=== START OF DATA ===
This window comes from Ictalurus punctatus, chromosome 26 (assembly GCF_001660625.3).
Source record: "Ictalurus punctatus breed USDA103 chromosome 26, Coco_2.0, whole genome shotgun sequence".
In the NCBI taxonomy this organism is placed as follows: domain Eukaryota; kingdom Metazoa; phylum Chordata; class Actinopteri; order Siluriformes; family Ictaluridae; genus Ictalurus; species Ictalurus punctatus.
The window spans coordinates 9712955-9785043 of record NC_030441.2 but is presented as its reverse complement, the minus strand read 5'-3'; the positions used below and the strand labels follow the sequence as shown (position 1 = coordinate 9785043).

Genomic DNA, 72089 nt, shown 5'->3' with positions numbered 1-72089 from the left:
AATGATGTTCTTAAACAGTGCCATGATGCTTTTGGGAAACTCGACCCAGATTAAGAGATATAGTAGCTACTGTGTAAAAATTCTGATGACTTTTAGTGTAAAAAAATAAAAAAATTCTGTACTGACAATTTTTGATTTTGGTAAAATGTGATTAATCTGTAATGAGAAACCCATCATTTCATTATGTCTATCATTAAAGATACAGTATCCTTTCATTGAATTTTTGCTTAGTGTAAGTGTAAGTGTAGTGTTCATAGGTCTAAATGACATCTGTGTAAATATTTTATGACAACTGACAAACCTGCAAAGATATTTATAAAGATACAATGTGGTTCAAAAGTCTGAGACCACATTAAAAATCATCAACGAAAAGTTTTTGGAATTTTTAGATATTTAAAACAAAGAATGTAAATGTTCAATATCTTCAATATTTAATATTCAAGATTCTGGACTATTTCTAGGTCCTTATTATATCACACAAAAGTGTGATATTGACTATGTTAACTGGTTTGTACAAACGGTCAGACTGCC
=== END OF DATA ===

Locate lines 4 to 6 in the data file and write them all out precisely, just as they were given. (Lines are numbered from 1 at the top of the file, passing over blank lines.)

The window spans coordinates 9712955-9785043 of record NC_030441.2 but is presented as its reverse complement, the minus strand read 5'-3'; the positions used below and the strand labels follow the sequence as shown (position 1 = coordinate 9785043).

Genomic DNA, 72089 nt, shown 5'->3' with positions numbered 1-72089 from the left:
AATGATGTTCTTAAACAGTGCCATGATGCTTTTGGGAAACTCGACCCAGATTAAGAGATATAGTAGCTACTGTGTAAAAATTCTGATGACTTTTAGTGTAAAAAAATAAAAAAATTCTGTACTGACAATTTTTGATTTTGGTAAAATGTGATTAATCTGTAATGAGAAACCCATCATTTCATTATGTCTATCATTAAAGATACAGTATCCTTTCATTGAATTTTTGCTTAGTGTAAGTGTAAGTGTAGTGTTCATAGGTCTAAATGACATCTGTGTAAATATTTTATGACAACTGACAAACCTGCAAAGATATTTATAAAGATACAATGTGGTTCAAAAGTCTGAGACCACATTAAAAATCATCAACGAAAAGTTTTTGGAATTTTTAGATATTTAAAACAAAGAATGTAAATGTTCAATATCTTCAATATTTAATATTCAAGATTCTGGACTATTTCTAGGTCCTTATTATATCACACAAAAGTGTGATATTGACTATGTTAACTGGTTTGTACAAACGGTCAGACTGCC